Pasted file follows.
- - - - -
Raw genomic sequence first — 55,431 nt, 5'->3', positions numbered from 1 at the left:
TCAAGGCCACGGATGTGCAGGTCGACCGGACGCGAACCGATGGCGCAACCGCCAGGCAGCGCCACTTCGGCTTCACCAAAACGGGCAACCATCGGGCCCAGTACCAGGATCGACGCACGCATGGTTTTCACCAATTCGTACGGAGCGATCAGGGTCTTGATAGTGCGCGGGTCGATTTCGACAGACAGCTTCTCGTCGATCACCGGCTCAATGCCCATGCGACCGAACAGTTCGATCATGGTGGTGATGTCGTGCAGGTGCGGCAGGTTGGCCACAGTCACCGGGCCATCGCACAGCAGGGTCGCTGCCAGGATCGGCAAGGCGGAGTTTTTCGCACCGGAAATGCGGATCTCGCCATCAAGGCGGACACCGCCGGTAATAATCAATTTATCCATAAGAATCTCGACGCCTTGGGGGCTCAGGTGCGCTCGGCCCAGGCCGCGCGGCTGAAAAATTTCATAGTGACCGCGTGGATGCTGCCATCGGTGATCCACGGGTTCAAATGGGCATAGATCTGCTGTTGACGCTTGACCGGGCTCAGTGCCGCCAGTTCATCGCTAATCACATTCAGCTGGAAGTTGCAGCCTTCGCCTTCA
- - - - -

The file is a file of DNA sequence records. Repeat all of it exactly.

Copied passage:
Raw genomic sequence first — 55,431 nt, 5'->3', positions numbered from 1 at the left:
TCAAGGCCACGGATGTGCAGGTCGACCGGACGCGAACCGATGGCGCAACCGCCAGGCAGCGCCACTTCGGCTTCACCAAAACGGGCAACCATCGGGCCCAGTACCAGGATCGACGCACGCATGGTTTTCACCAATTCGTACGGAGCGATCAGGGTCTTGATAGTGCGCGGGTCGATTTCGACAGACAGCTTCTCGTCGATCACCGGCTCAATGCCCATGCGACCGAACAGTTCGATCATGGTGGTGATGTCGTGCAGGTGCGGCAGGTTGGCCACAGTCACCGGGCCATCGCACAGCAGGGTCGCTGCCAGGATCGGCAAGGCGGAGTTTTTCGCACCGGAAATGCGGATCTCGCCATCAAGGCGGACACCGCCGGTAATAATCAATTTATCCATAAGAATCTCGACGCCTTGGGGGCTCAGGTGCGCTCGGCCCAGGCCGCGCGGCTGAAAAATTTCATAGTGACCGCGTGGATGCTGCCATCGGTGATCCACGGGTTCAAATGGGCATAGATCTGCTGTTGACGCTTGACCGGGCTCAGTGCCGCCAGTTCATCGCTAATCACATTCAGCTGGAAGTTGCAGCCTTCGCCTTCA